Slammed: The Coming Prison Meltdown

Why Texas Still Holds 'Em

Forget oil and gold. In the Lone Star state, the boomtown business is locking up immigrants.

In 1997, with the private prison business booming, the Corrections Corporation of America picked a 64-acre plot near Austin, Texas, for its newest lockup. A medium-security prison, it was named after the company's cofounder and designed for some 500 federal inmates. But the anticipated stream of prisoners never arrived: By the time the T. Don Hutto Correctional Center opened, a glut of private prison beds, along with cca's own poor track record, had left the company nearly bankrupt. Its stock, which once traded at around $45 a share, bottomed out at 18 cents. Several of its facilities were shuttered or sat empty for years, including the Hutto prison, which cca moved to close in 2004.

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But Hutto, like cca itself, has risen from the ashes thanks to a sudden source of new business: the Bush administration's crackdown on immigrants. Historically, Mexicans caught illegally entering the country have been dumped back across the border, while immigrants and asylum seekers from other countries were processed and released to await their court dates. (Only those with criminal records were detained.) Most of those released, though, failed to appear for court hearings and removal proceedings, and the government didn't have the resources to go looking for them. So in 2006, the Immigration and Customs Enforcement (ice) agency ended its traditional "catch and release" policy and instead started incarcerating non-Mexican immigrants—anyone from a Salvadoran migrant to an Iraqi family seeking political asylum—pending their deportation or asylum hearings. Over the two years since, the agency has increased its use of detention facilities by more than half; it now holds some 30,000 people on any given day.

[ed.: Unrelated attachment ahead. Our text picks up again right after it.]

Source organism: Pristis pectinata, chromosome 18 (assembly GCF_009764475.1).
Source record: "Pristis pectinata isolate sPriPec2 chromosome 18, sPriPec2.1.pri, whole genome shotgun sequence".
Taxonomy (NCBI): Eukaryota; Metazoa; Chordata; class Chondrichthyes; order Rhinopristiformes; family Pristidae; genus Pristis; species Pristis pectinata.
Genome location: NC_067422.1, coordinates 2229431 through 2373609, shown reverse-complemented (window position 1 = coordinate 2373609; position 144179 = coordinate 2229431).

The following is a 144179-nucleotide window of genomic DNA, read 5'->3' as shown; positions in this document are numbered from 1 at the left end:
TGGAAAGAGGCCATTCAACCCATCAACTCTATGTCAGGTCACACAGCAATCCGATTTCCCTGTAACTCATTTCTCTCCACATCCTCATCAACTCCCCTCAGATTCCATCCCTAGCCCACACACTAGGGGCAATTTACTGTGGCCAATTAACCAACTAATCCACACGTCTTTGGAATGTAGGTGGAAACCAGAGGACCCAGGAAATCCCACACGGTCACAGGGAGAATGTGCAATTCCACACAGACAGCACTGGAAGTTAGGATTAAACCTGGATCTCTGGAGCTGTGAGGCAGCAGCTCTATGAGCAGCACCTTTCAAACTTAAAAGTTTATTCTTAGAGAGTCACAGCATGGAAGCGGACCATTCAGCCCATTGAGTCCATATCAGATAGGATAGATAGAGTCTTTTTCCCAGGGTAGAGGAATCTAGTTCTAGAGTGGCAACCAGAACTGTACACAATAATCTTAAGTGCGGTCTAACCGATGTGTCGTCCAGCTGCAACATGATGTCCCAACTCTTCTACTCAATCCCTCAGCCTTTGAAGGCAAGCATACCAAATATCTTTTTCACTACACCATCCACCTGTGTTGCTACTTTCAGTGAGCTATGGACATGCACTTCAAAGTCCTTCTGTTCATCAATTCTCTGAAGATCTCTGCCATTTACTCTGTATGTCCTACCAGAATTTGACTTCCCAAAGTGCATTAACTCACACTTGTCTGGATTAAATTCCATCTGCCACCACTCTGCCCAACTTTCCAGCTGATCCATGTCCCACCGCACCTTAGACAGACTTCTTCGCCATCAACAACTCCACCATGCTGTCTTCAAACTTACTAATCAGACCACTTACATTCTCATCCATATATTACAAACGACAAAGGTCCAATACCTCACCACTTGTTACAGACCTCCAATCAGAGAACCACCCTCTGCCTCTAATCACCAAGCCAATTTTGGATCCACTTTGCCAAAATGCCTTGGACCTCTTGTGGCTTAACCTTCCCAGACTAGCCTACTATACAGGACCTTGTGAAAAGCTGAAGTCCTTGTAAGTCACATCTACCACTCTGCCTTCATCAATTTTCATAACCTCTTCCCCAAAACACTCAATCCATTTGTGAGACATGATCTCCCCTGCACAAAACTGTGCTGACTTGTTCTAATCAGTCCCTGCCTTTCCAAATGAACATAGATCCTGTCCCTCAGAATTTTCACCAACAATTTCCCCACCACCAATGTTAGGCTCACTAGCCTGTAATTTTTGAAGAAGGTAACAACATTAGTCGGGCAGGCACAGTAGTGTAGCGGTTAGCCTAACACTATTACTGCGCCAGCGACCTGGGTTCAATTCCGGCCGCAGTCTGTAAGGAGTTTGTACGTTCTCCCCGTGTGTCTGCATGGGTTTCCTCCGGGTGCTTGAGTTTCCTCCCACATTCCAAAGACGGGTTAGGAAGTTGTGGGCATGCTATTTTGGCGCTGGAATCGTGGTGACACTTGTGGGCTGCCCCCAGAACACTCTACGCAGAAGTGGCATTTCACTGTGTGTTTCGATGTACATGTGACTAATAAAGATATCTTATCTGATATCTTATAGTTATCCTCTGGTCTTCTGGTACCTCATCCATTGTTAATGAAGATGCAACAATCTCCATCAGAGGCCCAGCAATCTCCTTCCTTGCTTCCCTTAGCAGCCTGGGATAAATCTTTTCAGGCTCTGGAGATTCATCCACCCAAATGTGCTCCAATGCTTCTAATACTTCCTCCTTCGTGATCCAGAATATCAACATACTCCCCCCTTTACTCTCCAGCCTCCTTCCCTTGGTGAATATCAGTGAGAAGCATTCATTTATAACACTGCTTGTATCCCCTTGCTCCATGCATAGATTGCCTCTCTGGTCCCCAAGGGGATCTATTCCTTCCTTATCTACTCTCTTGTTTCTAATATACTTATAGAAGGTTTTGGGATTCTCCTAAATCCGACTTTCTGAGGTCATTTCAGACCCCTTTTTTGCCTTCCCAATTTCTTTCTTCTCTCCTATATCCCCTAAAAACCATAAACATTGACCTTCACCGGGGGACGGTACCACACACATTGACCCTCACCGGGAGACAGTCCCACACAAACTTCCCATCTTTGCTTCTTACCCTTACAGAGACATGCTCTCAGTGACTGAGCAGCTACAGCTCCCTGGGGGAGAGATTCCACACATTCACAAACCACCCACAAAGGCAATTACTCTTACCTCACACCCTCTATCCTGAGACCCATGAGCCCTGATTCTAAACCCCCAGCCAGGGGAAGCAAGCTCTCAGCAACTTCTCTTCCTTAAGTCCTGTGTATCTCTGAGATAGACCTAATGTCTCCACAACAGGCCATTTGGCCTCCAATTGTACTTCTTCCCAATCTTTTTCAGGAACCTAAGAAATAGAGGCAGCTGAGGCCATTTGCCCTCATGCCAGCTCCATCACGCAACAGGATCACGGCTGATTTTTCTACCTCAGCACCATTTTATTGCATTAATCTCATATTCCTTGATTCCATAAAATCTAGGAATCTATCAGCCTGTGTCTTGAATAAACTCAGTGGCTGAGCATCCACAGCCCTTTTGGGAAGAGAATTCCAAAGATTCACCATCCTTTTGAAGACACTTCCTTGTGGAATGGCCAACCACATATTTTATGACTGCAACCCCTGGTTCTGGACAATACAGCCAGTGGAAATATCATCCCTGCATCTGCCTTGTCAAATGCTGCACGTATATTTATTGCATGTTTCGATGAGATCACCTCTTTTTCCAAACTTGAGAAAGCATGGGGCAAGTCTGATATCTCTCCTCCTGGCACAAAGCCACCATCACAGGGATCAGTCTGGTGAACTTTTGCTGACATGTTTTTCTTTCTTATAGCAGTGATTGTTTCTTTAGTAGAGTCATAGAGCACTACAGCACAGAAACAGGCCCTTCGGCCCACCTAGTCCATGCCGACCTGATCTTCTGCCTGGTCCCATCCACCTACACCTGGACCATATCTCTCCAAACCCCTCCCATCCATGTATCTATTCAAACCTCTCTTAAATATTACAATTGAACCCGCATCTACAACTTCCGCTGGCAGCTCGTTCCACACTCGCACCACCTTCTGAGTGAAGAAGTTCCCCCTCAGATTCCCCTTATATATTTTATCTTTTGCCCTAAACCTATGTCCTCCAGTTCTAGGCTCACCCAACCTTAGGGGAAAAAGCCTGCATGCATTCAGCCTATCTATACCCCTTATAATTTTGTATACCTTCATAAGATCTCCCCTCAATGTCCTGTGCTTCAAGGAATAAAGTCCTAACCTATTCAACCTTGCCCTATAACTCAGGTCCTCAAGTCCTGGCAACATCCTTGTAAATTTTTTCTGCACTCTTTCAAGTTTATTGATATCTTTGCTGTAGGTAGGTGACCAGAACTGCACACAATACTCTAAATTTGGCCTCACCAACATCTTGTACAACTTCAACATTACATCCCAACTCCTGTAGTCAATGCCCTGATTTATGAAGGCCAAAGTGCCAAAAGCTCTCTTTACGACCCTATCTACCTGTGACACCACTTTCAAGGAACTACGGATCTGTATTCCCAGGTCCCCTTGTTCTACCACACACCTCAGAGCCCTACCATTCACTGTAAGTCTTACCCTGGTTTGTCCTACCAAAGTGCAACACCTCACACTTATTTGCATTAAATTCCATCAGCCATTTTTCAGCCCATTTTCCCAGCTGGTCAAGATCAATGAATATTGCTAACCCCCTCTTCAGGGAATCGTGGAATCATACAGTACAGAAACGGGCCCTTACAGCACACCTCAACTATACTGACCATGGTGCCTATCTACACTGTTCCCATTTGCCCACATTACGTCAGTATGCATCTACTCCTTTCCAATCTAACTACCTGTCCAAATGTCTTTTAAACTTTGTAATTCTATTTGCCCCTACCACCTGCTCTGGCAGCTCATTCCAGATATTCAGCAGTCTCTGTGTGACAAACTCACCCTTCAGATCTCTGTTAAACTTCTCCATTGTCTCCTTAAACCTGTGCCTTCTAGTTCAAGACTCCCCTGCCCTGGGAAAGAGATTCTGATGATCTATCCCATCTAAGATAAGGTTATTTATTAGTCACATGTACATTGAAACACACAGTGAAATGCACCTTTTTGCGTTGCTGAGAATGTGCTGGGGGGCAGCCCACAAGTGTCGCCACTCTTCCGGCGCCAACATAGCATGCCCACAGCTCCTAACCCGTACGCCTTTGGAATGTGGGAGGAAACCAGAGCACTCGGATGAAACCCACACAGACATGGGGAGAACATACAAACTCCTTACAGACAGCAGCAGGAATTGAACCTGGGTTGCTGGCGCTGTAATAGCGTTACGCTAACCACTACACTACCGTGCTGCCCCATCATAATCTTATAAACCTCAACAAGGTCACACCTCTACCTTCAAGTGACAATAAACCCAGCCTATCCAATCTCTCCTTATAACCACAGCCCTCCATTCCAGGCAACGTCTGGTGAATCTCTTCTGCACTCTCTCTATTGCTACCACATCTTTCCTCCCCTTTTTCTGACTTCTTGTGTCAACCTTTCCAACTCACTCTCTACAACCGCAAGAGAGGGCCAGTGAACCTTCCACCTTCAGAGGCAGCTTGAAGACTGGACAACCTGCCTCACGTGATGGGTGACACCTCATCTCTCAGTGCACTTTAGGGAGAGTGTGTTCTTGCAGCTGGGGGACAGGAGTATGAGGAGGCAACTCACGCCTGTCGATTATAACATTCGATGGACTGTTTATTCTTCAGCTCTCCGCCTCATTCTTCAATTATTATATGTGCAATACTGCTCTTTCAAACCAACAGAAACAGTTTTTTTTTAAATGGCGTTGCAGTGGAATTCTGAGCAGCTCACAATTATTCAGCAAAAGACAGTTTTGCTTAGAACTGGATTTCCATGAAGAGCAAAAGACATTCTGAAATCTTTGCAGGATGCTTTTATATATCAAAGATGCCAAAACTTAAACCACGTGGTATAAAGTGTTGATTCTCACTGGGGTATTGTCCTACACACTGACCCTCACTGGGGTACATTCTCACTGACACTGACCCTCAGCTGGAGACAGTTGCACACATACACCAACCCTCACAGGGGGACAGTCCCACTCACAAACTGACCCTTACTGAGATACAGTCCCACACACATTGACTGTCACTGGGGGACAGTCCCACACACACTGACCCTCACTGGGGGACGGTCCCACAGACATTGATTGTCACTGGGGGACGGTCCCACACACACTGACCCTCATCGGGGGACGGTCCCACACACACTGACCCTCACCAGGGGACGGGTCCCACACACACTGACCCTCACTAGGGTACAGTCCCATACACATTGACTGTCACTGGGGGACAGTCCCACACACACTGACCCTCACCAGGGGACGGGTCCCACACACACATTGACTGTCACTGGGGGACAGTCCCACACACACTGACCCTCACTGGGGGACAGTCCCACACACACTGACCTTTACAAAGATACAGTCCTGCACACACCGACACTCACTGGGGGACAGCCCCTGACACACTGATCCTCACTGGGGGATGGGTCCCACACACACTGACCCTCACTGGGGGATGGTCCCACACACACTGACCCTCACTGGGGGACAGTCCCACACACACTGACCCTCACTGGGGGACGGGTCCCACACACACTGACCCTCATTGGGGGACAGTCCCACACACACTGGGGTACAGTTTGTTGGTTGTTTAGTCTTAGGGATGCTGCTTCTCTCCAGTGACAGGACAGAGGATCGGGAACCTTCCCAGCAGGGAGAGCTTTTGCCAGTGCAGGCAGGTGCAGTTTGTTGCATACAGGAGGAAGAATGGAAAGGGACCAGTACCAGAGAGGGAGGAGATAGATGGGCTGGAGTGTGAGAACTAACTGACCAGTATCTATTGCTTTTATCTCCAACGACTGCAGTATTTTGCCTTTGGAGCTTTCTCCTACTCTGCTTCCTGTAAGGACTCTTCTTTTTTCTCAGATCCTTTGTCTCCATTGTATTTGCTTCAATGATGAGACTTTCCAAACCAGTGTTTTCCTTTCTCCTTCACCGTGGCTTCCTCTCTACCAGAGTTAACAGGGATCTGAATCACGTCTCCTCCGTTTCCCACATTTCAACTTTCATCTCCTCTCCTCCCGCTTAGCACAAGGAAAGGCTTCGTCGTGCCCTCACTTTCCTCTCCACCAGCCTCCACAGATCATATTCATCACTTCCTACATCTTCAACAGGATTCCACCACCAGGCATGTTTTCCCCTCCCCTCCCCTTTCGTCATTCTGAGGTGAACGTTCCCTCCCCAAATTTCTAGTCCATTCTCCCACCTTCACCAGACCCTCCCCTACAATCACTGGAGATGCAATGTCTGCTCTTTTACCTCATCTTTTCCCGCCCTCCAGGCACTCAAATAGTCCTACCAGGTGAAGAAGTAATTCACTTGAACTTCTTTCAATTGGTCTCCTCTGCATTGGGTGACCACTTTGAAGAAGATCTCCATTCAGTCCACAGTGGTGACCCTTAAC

In this new population—and in ice's $1 billion-plus detention budget—cca saw opportunity. In 2004, when Congress passed legislation authorizing ice to triple the number of immigrant detention beds, cca's lobbying expenditures reached $3 million; since then, it has spent an additional $7 million on lobbyists. Among them was Philip Perry, Vice President Dick Cheney's son-in-law, who later became general counsel at the Department of Homeland Security, ice's parent organization, which has awarded cca millions in contracts; one of them, in 2006, allowed the company to reopen the old Hutto prison, now christened a "residential facility" housing immigrant families, including small children.

cca isn't the only firm lining up for ice contracts: There's so much money to be made warehousing immigrants that in 2006, Cornell Companies, a private prison firm, sent the state of Oklahoma an eviction notice for more than 800 state inmates housed in its facility in Hinton. The company was negotiating with ice to take in immigrants for more than the roughly $45 per diem that Oklahoma paid.